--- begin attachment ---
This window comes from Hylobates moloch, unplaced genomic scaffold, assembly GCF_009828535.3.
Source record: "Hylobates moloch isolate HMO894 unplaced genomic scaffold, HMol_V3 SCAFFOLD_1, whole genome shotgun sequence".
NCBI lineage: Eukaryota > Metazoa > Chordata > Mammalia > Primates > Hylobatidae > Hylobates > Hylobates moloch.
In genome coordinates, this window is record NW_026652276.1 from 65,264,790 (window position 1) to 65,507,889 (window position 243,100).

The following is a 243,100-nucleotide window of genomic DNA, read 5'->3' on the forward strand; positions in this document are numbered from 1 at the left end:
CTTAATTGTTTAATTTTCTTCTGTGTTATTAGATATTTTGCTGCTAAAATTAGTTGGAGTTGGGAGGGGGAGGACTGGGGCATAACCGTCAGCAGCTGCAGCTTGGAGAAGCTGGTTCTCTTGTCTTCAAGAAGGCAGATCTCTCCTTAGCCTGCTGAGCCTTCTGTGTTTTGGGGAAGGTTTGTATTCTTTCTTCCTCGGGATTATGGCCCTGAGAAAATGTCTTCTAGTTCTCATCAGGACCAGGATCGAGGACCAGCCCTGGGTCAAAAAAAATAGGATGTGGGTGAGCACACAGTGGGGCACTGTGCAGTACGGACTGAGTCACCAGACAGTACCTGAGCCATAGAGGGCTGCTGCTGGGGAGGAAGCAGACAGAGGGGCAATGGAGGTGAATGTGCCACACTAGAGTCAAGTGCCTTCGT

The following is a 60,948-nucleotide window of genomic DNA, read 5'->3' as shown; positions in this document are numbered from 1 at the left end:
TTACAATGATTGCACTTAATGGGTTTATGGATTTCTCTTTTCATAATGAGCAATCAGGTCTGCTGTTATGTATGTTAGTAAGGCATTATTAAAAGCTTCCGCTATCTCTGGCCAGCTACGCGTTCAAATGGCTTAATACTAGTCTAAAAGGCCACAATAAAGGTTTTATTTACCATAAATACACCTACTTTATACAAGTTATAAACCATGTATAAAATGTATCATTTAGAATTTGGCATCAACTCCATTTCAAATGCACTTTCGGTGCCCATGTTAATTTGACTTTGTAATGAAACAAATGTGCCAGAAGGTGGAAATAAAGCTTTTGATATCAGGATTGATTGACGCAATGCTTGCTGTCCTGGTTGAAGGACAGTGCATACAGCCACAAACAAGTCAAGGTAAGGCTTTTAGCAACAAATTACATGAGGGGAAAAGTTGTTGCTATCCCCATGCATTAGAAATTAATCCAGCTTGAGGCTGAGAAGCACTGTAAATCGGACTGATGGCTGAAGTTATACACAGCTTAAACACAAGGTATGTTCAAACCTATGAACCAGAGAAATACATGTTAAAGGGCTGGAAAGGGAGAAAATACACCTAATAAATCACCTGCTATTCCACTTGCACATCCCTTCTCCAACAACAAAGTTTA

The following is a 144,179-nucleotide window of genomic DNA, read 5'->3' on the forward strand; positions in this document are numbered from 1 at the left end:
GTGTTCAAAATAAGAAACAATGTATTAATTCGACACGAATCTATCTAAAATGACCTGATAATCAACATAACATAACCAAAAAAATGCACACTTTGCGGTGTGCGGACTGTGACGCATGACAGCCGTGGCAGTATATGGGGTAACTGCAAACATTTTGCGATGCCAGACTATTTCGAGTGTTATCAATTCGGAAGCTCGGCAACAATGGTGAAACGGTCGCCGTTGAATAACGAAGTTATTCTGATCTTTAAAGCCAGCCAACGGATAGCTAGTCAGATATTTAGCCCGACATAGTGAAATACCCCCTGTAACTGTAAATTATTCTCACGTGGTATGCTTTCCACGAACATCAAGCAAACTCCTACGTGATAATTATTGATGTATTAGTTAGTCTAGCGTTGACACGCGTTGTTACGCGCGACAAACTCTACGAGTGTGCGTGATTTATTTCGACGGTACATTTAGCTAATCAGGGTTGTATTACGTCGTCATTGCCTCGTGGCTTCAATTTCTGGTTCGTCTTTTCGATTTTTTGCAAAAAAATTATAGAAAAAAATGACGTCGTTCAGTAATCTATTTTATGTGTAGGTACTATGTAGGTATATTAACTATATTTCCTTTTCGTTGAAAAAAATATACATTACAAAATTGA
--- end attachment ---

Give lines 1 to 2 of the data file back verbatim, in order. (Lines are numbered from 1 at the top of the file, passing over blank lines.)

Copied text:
This window comes from Hylobates moloch, unplaced genomic scaffold, assembly GCF_009828535.3.
Source record: "Hylobates moloch isolate HMO894 unplaced genomic scaffold, HMol_V3 SCAFFOLD_1, whole genome shotgun sequence".